Having perhaps fended off doom-and-gloom over its financials, Apple is now also confronting the doom-and-gloom over federal surveillance. The company on Monday updated the information it provided last November on U.S. law enforcement and national security requests for user data.
For once, these changes are actually good news: The government has revised its rules on how much information Apple can publish about the requests it receives, allowing the company to be more specific. Whereas Apple’s previous report only listed ranges of 1000 for law enforcement requests, the company can now spell out exactly how many they received.
All told, between January 1, 2013 and June 30, 2013, Apple received 927 accounts requests from law enforcement, covering 2330 accounts. (The former number is slightly lower than the original number provided by Apple, which it said was between 1000 and 2000.) Data was disclosed for 747 of those accounts, and Apple objected in 102 cases; 254 requests were met with no data disclosure. In 601 requests, non-content data—such as subscriber information—was disclosed and in just 71 requests, some of the content of a user’s account was disclosed. In 81 percent of requests some kind of data was disclosed.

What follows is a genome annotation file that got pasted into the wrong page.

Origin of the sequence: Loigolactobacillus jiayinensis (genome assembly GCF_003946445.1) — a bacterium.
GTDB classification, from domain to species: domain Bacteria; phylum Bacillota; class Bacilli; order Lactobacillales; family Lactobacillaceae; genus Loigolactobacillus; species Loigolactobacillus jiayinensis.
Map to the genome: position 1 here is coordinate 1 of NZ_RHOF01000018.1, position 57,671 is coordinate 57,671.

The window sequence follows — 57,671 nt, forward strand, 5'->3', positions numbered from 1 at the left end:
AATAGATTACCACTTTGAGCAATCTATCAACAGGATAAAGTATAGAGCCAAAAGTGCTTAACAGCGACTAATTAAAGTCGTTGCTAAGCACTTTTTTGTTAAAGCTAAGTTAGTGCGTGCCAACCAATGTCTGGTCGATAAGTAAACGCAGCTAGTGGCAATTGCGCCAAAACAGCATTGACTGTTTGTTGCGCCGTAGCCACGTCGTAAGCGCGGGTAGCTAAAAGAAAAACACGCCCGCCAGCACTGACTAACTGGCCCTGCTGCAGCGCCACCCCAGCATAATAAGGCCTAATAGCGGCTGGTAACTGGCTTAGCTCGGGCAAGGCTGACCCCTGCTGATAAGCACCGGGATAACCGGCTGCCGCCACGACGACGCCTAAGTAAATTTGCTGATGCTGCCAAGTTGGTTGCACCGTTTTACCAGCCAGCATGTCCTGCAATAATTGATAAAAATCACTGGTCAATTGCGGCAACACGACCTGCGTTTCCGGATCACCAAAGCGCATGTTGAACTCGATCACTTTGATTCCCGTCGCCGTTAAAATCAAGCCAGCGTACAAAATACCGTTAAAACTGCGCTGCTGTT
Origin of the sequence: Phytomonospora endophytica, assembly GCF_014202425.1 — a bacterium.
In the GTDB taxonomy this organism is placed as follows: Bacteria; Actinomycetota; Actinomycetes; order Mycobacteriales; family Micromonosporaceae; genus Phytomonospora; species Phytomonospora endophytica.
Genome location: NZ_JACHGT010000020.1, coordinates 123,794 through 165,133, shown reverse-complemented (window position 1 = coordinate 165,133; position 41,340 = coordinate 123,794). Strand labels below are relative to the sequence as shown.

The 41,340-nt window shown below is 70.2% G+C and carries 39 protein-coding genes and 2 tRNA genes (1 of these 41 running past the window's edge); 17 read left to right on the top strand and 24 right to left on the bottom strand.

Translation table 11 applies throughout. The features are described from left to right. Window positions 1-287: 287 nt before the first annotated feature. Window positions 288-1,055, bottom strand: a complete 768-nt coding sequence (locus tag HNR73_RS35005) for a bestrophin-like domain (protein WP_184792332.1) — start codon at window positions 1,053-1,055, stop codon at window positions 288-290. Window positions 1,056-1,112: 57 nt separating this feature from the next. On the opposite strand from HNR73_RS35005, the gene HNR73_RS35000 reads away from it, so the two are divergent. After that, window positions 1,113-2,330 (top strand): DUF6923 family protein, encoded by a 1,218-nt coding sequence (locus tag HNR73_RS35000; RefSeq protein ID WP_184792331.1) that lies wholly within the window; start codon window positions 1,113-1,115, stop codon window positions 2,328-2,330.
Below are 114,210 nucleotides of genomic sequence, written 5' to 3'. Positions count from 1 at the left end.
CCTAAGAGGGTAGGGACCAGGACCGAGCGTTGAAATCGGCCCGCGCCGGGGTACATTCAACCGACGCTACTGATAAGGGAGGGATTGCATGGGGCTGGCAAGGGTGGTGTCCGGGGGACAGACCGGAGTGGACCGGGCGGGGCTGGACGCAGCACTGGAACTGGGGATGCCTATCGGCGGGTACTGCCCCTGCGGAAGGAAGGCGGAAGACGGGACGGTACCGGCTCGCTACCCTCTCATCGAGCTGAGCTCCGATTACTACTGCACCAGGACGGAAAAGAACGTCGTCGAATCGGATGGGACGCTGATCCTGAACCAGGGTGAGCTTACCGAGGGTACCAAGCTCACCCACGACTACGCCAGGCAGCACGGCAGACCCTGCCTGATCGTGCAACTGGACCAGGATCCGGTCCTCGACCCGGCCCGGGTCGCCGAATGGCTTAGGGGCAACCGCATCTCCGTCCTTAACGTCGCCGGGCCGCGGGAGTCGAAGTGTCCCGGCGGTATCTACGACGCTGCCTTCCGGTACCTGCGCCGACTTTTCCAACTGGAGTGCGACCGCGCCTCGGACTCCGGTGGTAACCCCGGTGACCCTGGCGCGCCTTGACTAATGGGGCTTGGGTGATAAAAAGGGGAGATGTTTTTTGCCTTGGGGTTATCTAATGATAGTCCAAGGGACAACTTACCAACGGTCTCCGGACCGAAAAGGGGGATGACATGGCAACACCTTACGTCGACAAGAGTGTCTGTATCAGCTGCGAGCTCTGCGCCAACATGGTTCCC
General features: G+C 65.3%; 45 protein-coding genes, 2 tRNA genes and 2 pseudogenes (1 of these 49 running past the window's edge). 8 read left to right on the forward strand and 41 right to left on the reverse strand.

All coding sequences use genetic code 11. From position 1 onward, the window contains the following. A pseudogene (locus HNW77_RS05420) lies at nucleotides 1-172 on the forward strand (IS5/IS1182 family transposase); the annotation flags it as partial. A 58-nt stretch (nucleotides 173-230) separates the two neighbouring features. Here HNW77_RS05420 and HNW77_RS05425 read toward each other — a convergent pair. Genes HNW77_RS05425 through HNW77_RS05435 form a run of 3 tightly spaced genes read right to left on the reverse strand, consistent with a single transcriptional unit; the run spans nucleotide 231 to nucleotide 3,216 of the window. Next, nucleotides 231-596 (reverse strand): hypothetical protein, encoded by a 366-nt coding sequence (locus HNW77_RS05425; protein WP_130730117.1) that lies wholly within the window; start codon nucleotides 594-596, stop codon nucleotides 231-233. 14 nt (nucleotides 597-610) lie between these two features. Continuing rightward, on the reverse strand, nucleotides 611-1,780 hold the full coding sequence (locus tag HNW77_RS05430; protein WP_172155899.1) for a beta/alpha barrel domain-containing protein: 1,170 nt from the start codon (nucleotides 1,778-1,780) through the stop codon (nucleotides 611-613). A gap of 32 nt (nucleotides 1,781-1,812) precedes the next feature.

In the case of national security orders—which include National Security Letters (NSL) and requests under the Foreign Intelligence Surveillance Act (FISA)—the rules were also relaxed, though not as much as in law enforcement. Rather than ranges of 1000, the number of NSLs may now be disclosed in groups of 250. In total, Apple received between 0 and 249 national security orders, covering between 0 and 249 accounts. As the company points out, the number of total accounts involved in national security orders is “infinitesimal” given the hundreds of millions of Apple accounts overall.
Apple also clarified that it received no orders for bulk data, and that the national security requests include every U.S. order, regardless of where in the world the customer is located.
The company has not yet provided information on how many requests it has received from account data for the latter half of 2013, but it emphasized once again its commitment to transparency.
“We believe strongly that our customers have the right to understand how their personal information is being handled,” the report reads, “and we are pleased the government has developed new rules that allow us to more accurately report law enforcement orders and national security orders in the U.S.”